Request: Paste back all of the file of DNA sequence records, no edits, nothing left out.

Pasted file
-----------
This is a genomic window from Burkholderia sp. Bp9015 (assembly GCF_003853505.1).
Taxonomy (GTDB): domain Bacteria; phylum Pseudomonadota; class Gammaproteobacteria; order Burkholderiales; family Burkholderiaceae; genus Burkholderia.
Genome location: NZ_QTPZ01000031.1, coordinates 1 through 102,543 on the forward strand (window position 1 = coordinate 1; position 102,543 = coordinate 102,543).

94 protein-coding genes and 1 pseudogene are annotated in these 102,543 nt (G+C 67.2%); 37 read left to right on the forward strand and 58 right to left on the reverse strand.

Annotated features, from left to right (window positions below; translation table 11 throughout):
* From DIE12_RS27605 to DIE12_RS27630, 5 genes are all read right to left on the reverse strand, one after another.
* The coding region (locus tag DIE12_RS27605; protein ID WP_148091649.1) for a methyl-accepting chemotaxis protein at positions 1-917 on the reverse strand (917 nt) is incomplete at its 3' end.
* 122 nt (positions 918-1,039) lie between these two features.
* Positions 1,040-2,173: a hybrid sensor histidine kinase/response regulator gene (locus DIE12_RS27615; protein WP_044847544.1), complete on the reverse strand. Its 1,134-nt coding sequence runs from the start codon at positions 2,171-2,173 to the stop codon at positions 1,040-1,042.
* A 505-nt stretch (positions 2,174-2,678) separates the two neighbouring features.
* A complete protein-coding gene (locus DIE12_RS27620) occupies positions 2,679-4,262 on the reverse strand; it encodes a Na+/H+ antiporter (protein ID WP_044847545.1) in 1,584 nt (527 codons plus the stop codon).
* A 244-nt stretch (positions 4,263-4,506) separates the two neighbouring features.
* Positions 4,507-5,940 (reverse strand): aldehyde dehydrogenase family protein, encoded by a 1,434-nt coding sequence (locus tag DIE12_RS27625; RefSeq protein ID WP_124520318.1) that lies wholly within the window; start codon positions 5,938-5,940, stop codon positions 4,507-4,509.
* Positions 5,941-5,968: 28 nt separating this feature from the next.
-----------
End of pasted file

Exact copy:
This is a genomic window from Burkholderia sp. Bp9015 (assembly GCF_003853505.1).
Taxonomy (GTDB): domain Bacteria; phylum Pseudomonadota; class Gammaproteobacteria; order Burkholderiales; family Burkholderiaceae; genus Burkholderia.
Genome location: NZ_QTPZ01000031.1, coordinates 1 through 102,543 on the forward strand (window position 1 = coordinate 1; position 102,543 = coordinate 102,543).

94 protein-coding genes and 1 pseudogene are annotated in these 102,543 nt (G+C 67.2%); 37 read left to right on the forward strand and 58 right to left on the reverse strand.

Annotated features, from left to right (window positions below; translation table 11 throughout):
* From DIE12_RS27605 to DIE12_RS27630, 5 genes are all read right to left on the reverse strand, one after another.
* The coding region (locus tag DIE12_RS27605; protein ID WP_148091649.1) for a methyl-accepting chemotaxis protein at positions 1-917 on the reverse strand (917 nt) is incomplete at its 3' end.
* 122 nt (positions 918-1,039) lie between these two features.
* Positions 1,040-2,173: a hybrid sensor histidine kinase/response regulator gene (locus DIE12_RS27615; protein WP_044847544.1), complete on the reverse strand. Its 1,134-nt coding sequence runs from the start codon at positions 2,171-2,173 to the stop codon at positions 1,040-1,042.
* A 505-nt stretch (positions 2,174-2,678) separates the two neighbouring features.
* A complete protein-coding gene (locus DIE12_RS27620) occupies positions 2,679-4,262 on the reverse strand; it encodes a Na+/H+ antiporter (protein ID WP_044847545.1) in 1,584 nt (527 codons plus the stop codon).
* A 244-nt stretch (positions 4,263-4,506) separates the two neighbouring features.
* Positions 4,507-5,940 (reverse strand): aldehyde dehydrogenase family protein, encoded by a 1,434-nt coding sequence (locus tag DIE12_RS27625; RefSeq protein ID WP_124520318.1) that lies wholly within the window; start codon positions 5,938-5,940, stop codon positions 4,507-4,509.
* Positions 5,941-5,968: 28 nt separating this feature from the next.